Iran is exploring further scientific and knowledge sharing with East Africa after a high level delegation of Iranians led by Vice-President for Science and Technology Sorena Sattari visited the region and signed several agreements with local companies.
Sattari was accompanied by a high-ranking delegation comprised of officials and heads of 70 knowledge-based companies.
Key among the agreement is a $7 Million agreement between Iranian companies which manufacture herbal medicine which will see the company export quality drugs for Kenyan and Ugandan markets.
According to Iran official media, this unnamed company has signed a $5 million agreement with Kenya, and a $2 million deal with Uganda for production of Iranian herbal medicines.
Under the agreements, the company will launch five production lines for five different products in Kenya and Uganda. Three production lines are for ointment, syrup and capsule, while the other two are for animal products.
Iran will produce the raw materials for these production lines for ten years and export them to these two countries. Two Iranian knowledge-based companies will take care of the production and packaging of the medicines. The technical know-how will be transferred to Uganda and Kenya after two years.
The implementation of the agreements will create jobs for 150-200 Iranian farmers, leading to $20-30 million of income in a year. The company will send the required machinery to these two countries in a month, and run the first trial production in three months.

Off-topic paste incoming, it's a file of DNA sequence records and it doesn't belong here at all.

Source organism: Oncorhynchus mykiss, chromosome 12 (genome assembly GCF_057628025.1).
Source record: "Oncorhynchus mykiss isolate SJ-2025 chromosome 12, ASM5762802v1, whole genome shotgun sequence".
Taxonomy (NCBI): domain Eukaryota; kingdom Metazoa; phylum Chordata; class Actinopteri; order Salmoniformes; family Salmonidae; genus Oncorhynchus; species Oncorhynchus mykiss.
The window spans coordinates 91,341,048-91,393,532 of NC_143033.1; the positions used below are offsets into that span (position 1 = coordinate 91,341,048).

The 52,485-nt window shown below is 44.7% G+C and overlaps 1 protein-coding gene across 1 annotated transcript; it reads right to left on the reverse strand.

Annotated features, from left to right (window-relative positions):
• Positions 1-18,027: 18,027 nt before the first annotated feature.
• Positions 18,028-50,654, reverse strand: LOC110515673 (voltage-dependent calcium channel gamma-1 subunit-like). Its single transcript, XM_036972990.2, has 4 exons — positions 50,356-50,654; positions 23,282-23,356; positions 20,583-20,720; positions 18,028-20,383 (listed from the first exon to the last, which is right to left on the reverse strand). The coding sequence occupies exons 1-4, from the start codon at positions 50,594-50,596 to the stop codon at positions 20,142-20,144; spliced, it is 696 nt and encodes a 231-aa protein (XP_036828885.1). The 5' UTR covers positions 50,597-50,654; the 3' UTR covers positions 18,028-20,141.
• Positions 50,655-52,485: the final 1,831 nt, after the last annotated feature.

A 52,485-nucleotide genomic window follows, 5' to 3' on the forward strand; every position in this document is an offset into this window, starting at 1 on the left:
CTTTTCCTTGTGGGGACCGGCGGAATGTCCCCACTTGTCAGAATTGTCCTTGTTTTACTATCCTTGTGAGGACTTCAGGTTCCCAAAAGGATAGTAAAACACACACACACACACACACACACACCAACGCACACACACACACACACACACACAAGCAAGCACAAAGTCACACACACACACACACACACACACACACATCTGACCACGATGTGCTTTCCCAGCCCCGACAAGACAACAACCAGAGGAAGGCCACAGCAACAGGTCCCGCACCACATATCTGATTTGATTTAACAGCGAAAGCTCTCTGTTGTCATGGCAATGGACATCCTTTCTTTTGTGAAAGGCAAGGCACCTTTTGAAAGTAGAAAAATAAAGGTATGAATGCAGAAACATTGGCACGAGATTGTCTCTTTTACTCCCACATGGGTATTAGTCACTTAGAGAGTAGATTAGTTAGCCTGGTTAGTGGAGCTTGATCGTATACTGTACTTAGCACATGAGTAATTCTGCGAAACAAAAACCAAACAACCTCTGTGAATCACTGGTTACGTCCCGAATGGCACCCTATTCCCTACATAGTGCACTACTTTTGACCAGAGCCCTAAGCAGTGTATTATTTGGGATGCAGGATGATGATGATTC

By the end of 2018, the production of Iranian herbal medicines will officially kick off in Kenya and Uganda.
Iran has been developing relations with Kenya and Uganda in the past decades especially in areas of health and technology which Iran has been very helpful to the under-developed African countries. Both Iranian and African sides are now resolutely determined to boost relations in all areas.
The Iranian Vice President also held a meeting with Uganda’s President Yoweri Museveni on Wednesday.
During the meeting, Sattari noted the potential and capabilities of knowledge-based companies in Iran, highlighting the significance and the need for expanding cooperation between the two countries in the fields of science and technology.
Iran is known to have the fourth highest number of engineers in the world, Sattari said, voicing hope that the meetings and extensive talks between the two sides would kick off a new chapter in joint scientific and technological cooperation.